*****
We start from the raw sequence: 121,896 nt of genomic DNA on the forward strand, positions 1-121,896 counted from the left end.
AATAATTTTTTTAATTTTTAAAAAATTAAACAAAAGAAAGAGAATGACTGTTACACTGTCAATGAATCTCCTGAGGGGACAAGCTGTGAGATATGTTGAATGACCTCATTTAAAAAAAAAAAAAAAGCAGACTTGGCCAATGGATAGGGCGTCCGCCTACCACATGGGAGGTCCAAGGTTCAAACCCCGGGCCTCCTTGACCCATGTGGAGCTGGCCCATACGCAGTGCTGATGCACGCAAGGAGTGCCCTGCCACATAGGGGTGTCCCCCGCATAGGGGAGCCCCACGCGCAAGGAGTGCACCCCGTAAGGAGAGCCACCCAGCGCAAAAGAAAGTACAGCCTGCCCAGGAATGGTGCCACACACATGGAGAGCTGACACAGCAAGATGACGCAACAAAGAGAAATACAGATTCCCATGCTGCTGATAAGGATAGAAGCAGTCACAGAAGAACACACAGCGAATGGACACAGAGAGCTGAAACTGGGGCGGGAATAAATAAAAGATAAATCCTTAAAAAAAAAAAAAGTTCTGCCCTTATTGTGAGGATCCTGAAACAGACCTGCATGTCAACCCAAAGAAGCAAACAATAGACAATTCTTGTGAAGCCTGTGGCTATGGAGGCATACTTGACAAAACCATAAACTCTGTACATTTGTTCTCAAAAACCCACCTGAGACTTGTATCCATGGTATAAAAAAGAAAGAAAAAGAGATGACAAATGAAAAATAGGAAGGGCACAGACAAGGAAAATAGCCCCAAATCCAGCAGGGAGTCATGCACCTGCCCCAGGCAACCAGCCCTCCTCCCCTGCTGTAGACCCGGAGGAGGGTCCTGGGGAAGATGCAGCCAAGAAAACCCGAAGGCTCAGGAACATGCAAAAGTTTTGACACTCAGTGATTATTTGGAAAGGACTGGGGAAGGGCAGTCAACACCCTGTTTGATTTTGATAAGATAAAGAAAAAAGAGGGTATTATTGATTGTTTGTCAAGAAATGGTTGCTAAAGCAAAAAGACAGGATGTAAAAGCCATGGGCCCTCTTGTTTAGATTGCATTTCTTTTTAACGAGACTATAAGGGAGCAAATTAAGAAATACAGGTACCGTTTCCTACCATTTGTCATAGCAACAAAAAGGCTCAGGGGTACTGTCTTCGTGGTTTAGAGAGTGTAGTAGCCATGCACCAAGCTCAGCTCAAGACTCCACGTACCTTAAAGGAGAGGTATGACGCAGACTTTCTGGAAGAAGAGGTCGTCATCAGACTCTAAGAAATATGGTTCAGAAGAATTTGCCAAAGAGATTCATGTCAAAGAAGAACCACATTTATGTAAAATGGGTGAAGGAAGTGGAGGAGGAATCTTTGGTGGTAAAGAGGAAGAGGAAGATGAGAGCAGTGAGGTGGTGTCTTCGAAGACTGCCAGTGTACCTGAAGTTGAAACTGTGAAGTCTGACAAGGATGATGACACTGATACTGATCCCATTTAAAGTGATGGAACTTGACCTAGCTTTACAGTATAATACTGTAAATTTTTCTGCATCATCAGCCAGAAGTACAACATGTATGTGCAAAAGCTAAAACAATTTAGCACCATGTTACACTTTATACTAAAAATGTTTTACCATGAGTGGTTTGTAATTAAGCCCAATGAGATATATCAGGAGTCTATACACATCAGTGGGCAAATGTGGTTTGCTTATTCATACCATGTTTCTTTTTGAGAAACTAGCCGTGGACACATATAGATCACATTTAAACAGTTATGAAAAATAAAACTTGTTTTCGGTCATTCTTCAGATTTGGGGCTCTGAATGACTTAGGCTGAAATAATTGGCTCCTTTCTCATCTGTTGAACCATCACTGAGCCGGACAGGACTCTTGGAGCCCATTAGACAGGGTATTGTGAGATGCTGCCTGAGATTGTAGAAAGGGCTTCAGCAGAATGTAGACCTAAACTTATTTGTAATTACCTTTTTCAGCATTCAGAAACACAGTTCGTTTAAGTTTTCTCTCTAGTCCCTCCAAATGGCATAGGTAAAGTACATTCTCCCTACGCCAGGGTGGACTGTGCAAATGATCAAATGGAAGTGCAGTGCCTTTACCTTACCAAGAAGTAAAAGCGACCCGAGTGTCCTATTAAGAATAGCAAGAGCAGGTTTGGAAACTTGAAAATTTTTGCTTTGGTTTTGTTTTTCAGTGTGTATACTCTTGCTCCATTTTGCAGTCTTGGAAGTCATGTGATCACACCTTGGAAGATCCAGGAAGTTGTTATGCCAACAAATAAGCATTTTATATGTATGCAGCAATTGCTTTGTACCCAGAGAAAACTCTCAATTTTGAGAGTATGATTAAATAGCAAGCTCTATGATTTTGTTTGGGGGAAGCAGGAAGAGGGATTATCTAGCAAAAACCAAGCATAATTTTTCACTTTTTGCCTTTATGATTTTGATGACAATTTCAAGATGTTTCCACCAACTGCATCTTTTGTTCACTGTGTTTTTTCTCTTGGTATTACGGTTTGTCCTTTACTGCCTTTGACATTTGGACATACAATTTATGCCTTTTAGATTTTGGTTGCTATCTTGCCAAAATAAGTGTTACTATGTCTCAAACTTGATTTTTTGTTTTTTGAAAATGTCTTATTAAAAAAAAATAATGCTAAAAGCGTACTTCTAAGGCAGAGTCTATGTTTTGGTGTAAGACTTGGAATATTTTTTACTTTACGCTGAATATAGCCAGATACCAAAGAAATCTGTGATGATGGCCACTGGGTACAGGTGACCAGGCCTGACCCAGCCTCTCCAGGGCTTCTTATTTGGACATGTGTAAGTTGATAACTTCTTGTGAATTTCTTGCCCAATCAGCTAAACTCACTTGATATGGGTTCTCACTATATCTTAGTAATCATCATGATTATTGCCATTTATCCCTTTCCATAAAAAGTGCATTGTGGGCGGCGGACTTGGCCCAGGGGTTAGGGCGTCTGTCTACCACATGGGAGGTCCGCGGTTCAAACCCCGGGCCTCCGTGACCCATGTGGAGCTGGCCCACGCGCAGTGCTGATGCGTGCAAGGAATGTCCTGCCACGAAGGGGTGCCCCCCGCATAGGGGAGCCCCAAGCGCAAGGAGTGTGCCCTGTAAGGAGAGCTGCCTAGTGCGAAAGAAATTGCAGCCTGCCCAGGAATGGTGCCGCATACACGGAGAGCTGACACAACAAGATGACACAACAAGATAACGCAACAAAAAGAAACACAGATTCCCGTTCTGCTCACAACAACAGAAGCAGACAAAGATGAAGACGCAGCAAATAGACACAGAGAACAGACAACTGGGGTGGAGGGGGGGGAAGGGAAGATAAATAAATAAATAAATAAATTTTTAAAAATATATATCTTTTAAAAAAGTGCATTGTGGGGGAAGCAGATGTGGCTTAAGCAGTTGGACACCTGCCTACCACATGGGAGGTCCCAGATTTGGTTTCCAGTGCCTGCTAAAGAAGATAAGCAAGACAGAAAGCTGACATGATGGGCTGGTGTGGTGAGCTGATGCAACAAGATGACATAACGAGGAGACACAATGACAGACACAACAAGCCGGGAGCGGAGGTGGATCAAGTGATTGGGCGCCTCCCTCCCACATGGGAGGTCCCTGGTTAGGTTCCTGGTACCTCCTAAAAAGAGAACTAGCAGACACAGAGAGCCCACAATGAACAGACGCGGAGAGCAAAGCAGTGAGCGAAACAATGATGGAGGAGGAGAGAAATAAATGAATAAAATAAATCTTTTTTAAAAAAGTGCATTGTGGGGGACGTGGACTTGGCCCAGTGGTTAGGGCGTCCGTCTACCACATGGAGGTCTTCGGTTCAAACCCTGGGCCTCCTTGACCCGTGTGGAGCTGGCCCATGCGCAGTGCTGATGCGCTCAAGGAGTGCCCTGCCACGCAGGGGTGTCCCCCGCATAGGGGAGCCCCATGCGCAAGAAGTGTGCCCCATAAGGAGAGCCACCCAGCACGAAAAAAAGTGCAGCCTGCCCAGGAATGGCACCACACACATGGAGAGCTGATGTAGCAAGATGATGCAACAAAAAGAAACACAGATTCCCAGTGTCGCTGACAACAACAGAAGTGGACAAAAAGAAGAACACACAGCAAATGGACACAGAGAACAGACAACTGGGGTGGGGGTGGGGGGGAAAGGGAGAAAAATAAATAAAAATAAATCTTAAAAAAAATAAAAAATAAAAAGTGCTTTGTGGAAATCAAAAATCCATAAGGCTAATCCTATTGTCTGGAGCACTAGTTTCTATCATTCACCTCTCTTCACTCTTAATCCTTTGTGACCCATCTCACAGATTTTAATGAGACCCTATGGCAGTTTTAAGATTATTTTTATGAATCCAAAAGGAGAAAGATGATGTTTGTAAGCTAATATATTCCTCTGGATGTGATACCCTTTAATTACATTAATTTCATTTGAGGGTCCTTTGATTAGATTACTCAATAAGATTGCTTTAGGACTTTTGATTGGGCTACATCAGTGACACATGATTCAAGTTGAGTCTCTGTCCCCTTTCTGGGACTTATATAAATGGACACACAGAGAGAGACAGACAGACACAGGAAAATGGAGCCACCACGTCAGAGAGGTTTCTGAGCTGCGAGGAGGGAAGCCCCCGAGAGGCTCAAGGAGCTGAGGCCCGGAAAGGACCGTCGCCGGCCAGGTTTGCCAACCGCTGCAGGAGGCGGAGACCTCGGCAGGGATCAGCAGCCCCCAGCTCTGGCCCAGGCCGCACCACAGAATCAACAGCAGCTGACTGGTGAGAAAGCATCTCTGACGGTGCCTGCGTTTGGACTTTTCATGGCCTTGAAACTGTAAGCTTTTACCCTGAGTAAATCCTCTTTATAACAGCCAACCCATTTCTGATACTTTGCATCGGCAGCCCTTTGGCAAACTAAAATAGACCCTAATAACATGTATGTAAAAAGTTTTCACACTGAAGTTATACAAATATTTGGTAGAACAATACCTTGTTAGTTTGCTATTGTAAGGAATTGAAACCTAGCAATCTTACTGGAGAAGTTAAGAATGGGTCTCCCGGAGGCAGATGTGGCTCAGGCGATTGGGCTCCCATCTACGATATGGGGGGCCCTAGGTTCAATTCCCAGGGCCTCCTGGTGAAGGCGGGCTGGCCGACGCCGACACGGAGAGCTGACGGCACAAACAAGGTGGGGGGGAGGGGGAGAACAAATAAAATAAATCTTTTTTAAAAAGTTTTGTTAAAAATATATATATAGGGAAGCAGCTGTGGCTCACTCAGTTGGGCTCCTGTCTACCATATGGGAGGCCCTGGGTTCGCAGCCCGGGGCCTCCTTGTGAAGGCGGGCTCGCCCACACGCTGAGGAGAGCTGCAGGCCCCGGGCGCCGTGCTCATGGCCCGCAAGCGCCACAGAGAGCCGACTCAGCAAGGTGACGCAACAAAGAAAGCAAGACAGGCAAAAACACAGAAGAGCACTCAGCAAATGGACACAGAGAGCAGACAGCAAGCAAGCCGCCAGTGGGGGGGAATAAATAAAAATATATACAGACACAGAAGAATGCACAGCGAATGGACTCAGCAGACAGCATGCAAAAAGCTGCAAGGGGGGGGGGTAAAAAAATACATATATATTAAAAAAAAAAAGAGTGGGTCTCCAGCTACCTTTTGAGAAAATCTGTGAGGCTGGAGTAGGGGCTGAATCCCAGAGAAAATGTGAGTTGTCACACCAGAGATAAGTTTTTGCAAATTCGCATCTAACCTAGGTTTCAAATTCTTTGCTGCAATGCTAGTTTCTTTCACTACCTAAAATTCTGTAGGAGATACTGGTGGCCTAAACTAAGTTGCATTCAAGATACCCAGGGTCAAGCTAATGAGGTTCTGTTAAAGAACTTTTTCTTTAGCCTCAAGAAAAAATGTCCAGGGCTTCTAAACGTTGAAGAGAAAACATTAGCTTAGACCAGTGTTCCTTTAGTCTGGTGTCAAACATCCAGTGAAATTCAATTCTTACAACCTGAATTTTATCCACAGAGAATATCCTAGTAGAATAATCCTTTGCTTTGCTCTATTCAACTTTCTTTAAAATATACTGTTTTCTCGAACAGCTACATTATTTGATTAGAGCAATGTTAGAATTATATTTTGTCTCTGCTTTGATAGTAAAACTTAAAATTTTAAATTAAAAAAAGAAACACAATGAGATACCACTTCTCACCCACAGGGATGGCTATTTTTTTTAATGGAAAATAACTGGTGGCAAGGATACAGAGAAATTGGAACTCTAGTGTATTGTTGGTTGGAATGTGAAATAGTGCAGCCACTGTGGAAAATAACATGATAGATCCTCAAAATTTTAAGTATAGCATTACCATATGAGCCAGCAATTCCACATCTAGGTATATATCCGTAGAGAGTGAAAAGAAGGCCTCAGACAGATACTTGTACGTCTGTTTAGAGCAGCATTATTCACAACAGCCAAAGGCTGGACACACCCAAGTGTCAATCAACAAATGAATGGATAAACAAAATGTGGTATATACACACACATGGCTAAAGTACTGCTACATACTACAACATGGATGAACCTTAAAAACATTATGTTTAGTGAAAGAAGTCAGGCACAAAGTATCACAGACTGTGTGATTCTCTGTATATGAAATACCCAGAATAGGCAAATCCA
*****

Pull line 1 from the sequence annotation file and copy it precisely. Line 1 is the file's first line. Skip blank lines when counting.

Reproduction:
We start from the raw sequence: 121,896 nt of genomic DNA on the forward strand, positions 1-121,896 counted from the left end.